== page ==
New class of drugs to treat hepatitis B, tuberculosis discovered

A team of researchers at the University of Alberta's Faculty of Medicine and Dentistry in Alberta, Canada, has discovered new classes of drugs that could some day to be used to treat hepatitis B and tuberculosis.

Rakesh Kumar, the leader of the study, and his colleagues have found that this new class of drugs does three things for hepatitis B - it isn't toxic to healthy cells, it is effective against the normal strain of the hepatitis B virus and it is effective against the drug-resistant stain of the virus, Virtual Medical Centre reports.

Four drugs are currently used to treat hepatitis B. Some of these drugs trigger drug-resistant viral strains a large percentage of the time. If treatment using these drugs ceases, it can lead to even more severe infection and ultra drug-resistant strains.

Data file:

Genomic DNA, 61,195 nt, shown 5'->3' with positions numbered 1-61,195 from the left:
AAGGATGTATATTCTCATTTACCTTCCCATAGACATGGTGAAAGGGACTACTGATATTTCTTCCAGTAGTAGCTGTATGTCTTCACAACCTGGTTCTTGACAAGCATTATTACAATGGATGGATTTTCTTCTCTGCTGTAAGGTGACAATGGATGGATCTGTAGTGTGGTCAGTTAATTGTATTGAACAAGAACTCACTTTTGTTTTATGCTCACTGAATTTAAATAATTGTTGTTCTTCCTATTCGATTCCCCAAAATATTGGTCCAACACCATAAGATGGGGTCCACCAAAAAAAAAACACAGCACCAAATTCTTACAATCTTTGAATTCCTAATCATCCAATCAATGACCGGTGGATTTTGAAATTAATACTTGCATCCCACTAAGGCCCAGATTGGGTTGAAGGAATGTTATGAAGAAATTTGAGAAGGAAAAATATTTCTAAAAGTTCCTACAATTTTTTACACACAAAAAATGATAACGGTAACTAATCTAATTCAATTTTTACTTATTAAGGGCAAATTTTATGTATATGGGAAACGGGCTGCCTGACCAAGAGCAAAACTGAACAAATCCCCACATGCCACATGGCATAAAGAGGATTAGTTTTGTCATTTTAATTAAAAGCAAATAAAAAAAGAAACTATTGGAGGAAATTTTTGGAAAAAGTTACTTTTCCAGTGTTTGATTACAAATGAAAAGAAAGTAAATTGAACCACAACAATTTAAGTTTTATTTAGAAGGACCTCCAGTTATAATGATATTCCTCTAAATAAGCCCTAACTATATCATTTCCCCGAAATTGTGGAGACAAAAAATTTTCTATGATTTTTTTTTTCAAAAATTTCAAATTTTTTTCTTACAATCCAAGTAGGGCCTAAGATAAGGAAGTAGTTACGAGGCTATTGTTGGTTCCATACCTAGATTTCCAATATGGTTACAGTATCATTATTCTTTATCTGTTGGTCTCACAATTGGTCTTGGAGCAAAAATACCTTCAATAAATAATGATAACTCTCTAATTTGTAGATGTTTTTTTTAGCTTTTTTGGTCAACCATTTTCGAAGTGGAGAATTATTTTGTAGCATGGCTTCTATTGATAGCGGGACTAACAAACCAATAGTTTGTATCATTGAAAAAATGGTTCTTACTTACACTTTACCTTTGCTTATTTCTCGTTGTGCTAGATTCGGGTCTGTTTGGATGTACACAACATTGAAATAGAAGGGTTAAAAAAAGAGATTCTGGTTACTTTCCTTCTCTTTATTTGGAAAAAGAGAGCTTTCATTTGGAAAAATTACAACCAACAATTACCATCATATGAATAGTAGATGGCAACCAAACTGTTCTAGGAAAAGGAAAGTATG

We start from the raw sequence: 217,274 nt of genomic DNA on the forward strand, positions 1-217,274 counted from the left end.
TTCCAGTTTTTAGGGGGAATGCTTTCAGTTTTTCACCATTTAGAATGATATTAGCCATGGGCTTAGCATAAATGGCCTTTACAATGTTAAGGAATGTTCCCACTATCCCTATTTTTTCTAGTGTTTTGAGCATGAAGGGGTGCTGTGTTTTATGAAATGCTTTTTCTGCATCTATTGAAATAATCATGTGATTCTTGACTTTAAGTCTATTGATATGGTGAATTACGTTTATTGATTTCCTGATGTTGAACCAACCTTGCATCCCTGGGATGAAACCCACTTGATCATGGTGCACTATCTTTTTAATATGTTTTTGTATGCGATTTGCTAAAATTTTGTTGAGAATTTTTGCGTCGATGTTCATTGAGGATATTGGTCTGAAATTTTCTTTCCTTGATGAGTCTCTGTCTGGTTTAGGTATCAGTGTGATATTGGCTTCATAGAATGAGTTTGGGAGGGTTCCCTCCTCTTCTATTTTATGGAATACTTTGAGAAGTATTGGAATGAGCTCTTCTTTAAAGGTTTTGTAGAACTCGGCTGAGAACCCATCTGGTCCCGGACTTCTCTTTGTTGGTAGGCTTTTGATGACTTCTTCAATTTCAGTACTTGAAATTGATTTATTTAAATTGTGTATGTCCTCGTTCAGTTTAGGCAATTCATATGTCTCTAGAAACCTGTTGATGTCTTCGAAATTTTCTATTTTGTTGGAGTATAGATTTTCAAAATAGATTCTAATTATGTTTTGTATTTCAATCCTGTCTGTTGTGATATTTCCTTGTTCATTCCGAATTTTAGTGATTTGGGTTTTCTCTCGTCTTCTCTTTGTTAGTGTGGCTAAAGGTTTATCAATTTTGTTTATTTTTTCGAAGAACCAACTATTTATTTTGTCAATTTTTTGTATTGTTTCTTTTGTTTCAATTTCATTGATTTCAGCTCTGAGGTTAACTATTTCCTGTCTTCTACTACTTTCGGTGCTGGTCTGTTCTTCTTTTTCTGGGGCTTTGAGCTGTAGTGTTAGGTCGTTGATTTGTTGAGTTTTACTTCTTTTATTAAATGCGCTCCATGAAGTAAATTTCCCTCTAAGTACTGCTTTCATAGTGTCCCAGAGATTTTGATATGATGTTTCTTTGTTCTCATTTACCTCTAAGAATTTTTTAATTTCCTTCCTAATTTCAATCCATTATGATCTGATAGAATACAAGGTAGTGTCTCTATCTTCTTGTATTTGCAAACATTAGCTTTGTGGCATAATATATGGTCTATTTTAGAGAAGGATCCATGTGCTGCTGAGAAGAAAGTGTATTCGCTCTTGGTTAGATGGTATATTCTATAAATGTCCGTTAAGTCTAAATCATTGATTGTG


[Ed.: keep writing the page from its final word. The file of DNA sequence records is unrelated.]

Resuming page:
"We want to inhibit the virus without killing healthy cells and that's what this new class of drugs can do," Kumar, an associate professor in the Department of Laboratory Medicine and Pathology, said, according to Virtual Medical Centre. "And we want to inhibit the DNA of the virus with maximum impact in hopes of eradicating the hepatitis B virus altogether."

Kumar and his team have made a similar vaccine discovery with tuberculosis, which may effectively fight drug-resistant strains of TB.

There are approximately 400 million chronic cases of hepatitis B worldwide. The disease causes liver inflammation and can lead to liver cirrhosis and liver cancer. Close to 1.2 million people die worldwide each year from the virus.